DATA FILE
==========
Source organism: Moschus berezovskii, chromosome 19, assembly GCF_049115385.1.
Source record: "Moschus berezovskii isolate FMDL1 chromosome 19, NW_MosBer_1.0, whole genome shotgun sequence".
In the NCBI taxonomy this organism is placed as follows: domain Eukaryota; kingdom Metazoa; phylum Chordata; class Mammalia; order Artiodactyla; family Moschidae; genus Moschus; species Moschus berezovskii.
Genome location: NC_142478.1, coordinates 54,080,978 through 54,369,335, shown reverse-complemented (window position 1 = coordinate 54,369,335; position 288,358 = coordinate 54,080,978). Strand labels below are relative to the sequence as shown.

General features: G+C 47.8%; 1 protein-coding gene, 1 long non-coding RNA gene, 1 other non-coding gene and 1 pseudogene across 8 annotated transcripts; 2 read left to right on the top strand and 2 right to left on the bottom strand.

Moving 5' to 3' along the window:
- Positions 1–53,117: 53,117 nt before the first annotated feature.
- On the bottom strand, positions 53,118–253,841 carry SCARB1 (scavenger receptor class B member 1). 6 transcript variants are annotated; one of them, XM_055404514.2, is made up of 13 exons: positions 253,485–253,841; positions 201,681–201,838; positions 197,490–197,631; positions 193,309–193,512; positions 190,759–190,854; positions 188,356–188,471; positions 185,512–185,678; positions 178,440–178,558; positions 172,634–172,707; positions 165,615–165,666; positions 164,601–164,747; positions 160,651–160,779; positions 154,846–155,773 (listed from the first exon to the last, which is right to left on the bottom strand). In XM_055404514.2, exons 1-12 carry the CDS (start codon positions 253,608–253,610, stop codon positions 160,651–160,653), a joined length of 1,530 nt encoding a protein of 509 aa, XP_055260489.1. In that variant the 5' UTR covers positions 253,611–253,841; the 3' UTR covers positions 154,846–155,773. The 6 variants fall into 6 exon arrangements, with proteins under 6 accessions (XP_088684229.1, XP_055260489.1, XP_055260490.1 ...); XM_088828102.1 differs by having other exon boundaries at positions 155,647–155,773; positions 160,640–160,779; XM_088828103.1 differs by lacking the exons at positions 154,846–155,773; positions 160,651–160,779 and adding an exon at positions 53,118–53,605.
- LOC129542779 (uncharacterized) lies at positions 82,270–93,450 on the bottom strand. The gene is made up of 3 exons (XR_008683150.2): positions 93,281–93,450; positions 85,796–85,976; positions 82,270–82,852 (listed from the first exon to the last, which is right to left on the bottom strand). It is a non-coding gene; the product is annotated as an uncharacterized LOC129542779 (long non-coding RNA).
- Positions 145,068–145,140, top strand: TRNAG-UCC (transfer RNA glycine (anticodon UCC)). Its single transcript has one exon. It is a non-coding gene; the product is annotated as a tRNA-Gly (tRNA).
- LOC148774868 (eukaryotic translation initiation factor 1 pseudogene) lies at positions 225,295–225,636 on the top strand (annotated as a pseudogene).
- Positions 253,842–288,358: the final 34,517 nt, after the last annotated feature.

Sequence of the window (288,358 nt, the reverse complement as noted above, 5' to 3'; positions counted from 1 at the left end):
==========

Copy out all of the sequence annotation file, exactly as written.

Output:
Source organism: Moschus berezovskii, chromosome 19, assembly GCF_049115385.1.
Source record: "Moschus berezovskii isolate FMDL1 chromosome 19, NW_MosBer_1.0, whole genome shotgun sequence".
In the NCBI taxonomy this organism is placed as follows: domain Eukaryota; kingdom Metazoa; phylum Chordata; class Mammalia; order Artiodactyla; family Moschidae; genus Moschus; species Moschus berezovskii.
Genome location: NC_142478.1, coordinates 54,080,978 through 54,369,335, shown reverse-complemented (window position 1 = coordinate 54,369,335; position 288,358 = coordinate 54,080,978). Strand labels below are relative to the sequence as shown.

General features: G+C 47.8%; 1 protein-coding gene, 1 long non-coding RNA gene, 1 other non-coding gene and 1 pseudogene across 8 annotated transcripts; 2 read left to right on the top strand and 2 right to left on the bottom strand.

Moving 5' to 3' along the window:
- Positions 1–53,117: 53,117 nt before the first annotated feature.
- On the bottom strand, positions 53,118–253,841 carry SCARB1 (scavenger receptor class B member 1). 6 transcript variants are annotated; one of them, XM_055404514.2, is made up of 13 exons: positions 253,485–253,841; positions 201,681–201,838; positions 197,490–197,631; positions 193,309–193,512; positions 190,759–190,854; positions 188,356–188,471; positions 185,512–185,678; positions 178,440–178,558; positions 172,634–172,707; positions 165,615–165,666; positions 164,601–164,747; positions 160,651–160,779; positions 154,846–155,773 (listed from the first exon to the last, which is right to left on the bottom strand). In XM_055404514.2, exons 1-12 carry the CDS (start codon positions 253,608–253,610, stop codon positions 160,651–160,653), a joined length of 1,530 nt encoding a protein of 509 aa, XP_055260489.1. In that variant the 5' UTR covers positions 253,611–253,841; the 3' UTR covers positions 154,846–155,773. The 6 variants fall into 6 exon arrangements, with proteins under 6 accessions (XP_088684229.1, XP_055260489.1, XP_055260490.1 ...); XM_088828102.1 differs by having other exon boundaries at positions 155,647–155,773; positions 160,640–160,779; XM_088828103.1 differs by lacking the exons at positions 154,846–155,773; positions 160,651–160,779 and adding an exon at positions 53,118–53,605.
- LOC129542779 (uncharacterized) lies at positions 82,270–93,450 on the bottom strand. The gene is made up of 3 exons (XR_008683150.2): positions 93,281–93,450; positions 85,796–85,976; positions 82,270–82,852 (listed from the first exon to the last, which is right to left on the bottom strand). It is a non-coding gene; the product is annotated as an uncharacterized LOC129542779 (long non-coding RNA).
- Positions 145,068–145,140, top strand: TRNAG-UCC (transfer RNA glycine (anticodon UCC)). Its single transcript has one exon. It is a non-coding gene; the product is annotated as a tRNA-Gly (tRNA).
- LOC148774868 (eukaryotic translation initiation factor 1 pseudogene) lies at positions 225,295–225,636 on the top strand (annotated as a pseudogene).
- Positions 253,842–288,358: the final 34,517 nt, after the last annotated feature.

Sequence of the window (288,358 nt, the reverse complement as noted above, 5' to 3'; positions counted from 1 at the left end):